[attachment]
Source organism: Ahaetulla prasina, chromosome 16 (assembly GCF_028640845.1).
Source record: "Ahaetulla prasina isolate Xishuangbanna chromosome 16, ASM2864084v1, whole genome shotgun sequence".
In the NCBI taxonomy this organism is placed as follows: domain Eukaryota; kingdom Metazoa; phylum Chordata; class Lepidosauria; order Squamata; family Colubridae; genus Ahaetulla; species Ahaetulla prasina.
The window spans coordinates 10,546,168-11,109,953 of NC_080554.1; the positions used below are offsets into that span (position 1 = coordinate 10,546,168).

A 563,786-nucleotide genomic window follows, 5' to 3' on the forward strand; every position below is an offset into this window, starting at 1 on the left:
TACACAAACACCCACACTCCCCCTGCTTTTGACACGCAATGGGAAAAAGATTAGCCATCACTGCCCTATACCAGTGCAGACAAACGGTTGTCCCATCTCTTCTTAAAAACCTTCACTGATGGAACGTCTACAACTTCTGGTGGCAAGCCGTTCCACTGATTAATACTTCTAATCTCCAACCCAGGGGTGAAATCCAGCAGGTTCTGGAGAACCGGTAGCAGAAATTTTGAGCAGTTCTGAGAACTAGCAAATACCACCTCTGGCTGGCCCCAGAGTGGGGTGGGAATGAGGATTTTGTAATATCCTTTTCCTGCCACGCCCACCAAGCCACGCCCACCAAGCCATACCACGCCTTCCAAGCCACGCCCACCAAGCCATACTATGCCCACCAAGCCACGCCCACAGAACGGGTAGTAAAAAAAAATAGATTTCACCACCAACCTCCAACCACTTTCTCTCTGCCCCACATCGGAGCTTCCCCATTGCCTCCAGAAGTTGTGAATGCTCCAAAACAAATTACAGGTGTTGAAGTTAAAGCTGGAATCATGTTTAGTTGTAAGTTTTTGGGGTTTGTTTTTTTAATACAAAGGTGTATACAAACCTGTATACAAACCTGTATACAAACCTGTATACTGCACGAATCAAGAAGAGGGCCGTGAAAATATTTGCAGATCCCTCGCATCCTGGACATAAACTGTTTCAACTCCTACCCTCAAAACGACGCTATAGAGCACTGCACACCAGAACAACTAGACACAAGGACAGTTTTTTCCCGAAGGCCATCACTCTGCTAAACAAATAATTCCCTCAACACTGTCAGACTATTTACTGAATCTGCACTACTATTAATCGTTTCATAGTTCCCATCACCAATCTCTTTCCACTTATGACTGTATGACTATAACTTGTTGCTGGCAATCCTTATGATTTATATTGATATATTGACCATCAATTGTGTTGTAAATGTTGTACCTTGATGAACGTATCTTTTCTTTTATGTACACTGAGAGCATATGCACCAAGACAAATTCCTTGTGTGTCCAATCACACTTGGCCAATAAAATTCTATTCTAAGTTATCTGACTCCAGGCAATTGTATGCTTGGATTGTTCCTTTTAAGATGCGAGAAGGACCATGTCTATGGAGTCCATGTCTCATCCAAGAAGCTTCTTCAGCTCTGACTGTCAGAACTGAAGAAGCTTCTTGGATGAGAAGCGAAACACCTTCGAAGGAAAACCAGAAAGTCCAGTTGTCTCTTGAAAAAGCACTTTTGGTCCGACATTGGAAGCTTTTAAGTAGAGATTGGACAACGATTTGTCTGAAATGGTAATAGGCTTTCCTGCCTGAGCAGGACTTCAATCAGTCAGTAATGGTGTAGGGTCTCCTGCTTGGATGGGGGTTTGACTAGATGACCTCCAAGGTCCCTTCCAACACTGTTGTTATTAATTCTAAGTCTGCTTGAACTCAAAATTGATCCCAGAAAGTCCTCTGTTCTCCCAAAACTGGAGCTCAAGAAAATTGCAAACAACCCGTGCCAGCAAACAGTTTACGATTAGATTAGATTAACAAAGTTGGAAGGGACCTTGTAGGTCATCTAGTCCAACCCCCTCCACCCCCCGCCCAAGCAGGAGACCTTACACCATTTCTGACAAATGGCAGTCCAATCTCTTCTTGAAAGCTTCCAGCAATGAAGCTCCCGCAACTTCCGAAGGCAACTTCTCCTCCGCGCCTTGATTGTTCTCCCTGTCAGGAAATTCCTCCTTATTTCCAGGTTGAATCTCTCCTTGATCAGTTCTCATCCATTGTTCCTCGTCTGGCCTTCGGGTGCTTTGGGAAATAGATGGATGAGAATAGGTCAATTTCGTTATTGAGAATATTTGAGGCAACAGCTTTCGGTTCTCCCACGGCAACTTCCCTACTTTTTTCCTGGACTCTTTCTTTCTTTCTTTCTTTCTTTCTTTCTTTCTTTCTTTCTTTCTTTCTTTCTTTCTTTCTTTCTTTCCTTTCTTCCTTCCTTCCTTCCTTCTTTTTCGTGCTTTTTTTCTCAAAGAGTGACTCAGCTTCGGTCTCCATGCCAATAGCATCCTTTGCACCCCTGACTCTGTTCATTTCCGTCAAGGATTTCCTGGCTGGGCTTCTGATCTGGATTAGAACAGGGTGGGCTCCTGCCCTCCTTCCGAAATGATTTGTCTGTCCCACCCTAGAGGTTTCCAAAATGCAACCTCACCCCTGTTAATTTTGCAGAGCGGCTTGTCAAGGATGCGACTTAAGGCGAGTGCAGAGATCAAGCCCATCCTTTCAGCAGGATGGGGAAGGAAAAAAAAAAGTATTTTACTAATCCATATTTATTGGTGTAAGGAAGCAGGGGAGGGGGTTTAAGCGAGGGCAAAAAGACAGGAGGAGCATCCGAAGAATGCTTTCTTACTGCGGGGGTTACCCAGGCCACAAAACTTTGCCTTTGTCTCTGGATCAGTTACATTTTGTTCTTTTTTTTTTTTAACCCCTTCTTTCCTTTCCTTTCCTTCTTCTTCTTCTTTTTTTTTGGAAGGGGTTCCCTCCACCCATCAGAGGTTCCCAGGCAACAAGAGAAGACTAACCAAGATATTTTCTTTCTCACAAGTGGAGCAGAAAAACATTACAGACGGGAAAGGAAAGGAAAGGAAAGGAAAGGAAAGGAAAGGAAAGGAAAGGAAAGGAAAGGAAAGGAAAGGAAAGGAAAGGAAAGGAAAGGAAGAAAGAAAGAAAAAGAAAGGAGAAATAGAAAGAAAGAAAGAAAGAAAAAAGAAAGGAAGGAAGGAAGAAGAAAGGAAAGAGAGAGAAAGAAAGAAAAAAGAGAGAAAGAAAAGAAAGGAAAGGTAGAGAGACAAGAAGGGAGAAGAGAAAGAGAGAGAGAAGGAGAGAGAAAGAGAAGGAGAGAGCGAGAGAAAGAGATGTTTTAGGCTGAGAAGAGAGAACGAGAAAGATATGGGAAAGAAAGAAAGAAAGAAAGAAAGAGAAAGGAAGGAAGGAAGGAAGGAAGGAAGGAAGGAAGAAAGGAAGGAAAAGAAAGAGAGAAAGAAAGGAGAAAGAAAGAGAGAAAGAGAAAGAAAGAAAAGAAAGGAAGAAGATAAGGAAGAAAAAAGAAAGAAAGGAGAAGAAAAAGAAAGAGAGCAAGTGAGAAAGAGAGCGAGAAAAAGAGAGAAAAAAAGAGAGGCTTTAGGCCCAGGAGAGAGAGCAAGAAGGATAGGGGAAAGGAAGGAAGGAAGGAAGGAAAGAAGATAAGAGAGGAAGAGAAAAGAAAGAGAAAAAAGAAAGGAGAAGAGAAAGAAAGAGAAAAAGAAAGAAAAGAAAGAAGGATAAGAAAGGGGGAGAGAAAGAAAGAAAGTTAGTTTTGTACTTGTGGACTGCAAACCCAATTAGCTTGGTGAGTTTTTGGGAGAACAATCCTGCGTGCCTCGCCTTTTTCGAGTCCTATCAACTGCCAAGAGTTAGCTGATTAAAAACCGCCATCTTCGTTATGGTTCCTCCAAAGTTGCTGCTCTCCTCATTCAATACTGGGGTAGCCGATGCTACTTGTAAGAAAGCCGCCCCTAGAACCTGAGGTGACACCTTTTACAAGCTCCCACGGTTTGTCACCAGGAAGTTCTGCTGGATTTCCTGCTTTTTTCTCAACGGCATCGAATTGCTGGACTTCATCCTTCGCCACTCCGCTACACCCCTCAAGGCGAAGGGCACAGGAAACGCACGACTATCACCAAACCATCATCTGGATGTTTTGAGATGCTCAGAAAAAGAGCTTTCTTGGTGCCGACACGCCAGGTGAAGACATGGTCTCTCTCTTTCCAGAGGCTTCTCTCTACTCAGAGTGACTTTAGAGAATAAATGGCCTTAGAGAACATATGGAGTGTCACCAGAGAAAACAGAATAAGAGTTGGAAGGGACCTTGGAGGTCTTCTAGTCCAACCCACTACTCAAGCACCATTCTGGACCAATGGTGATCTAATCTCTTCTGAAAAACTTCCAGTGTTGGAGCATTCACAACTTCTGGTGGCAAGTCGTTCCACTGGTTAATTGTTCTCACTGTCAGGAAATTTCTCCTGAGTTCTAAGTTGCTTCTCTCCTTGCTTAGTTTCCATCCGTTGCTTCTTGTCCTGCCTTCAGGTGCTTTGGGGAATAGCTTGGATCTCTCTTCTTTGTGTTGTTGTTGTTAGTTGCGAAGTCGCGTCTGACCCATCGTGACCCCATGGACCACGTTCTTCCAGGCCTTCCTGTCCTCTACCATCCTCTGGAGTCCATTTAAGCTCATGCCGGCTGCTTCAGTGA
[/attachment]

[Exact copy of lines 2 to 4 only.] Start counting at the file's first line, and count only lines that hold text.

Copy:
Source record: "Ahaetulla prasina isolate Xishuangbanna chromosome 16, ASM2864084v1, whole genome shotgun sequence".
In the NCBI taxonomy this organism is placed as follows: domain Eukaryota; kingdom Metazoa; phylum Chordata; class Lepidosauria; order Squamata; family Colubridae; genus Ahaetulla; species Ahaetulla prasina.
The window spans coordinates 10,546,168-11,109,953 of NC_080554.1; the positions used below are offsets into that span (position 1 = coordinate 10,546,168).